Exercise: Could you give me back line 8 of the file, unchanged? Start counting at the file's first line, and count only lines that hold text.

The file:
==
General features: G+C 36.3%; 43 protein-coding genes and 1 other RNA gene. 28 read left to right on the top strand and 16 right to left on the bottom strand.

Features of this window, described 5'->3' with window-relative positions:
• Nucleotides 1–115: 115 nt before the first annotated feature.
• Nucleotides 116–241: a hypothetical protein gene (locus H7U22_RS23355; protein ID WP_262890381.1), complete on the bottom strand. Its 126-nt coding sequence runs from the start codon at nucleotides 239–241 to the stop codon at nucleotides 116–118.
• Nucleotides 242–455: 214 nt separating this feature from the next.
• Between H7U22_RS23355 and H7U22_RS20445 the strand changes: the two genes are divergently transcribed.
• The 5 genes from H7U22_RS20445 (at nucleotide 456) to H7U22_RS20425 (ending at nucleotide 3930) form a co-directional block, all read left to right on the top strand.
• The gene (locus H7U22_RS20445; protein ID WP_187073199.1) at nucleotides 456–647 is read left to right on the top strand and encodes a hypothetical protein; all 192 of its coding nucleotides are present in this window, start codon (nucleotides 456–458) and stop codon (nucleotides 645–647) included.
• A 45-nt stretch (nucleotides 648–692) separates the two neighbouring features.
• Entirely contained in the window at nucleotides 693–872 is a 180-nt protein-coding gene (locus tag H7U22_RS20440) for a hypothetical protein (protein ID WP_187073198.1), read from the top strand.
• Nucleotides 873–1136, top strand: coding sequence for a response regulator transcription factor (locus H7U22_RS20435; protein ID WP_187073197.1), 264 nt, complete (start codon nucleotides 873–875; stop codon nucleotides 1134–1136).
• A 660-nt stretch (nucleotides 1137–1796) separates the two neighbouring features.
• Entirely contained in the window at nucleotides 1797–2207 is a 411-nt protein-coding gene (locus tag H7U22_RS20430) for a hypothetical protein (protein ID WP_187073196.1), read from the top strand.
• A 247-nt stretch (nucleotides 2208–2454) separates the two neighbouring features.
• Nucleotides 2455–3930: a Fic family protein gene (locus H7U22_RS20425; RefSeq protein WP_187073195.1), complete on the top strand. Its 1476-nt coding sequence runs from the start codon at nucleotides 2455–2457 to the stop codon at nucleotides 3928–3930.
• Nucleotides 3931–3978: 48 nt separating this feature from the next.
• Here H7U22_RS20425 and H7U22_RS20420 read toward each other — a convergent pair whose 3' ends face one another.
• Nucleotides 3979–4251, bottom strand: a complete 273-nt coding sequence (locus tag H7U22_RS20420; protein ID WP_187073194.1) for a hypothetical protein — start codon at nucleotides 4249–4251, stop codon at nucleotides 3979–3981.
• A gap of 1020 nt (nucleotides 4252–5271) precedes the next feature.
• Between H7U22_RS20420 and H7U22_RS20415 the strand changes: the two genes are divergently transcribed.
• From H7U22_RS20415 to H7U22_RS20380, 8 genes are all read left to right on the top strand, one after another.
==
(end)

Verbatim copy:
• The gene (locus H7U22_RS20445; protein ID WP_187073199.1) at nucleotides 456–647 is read left to right on the top strand and encodes a hypothetical protein; all 192 of its coding nucleotides are present in this window, start codon (nucleotides 456–458) and stop codon (nucleotides 645–647) included.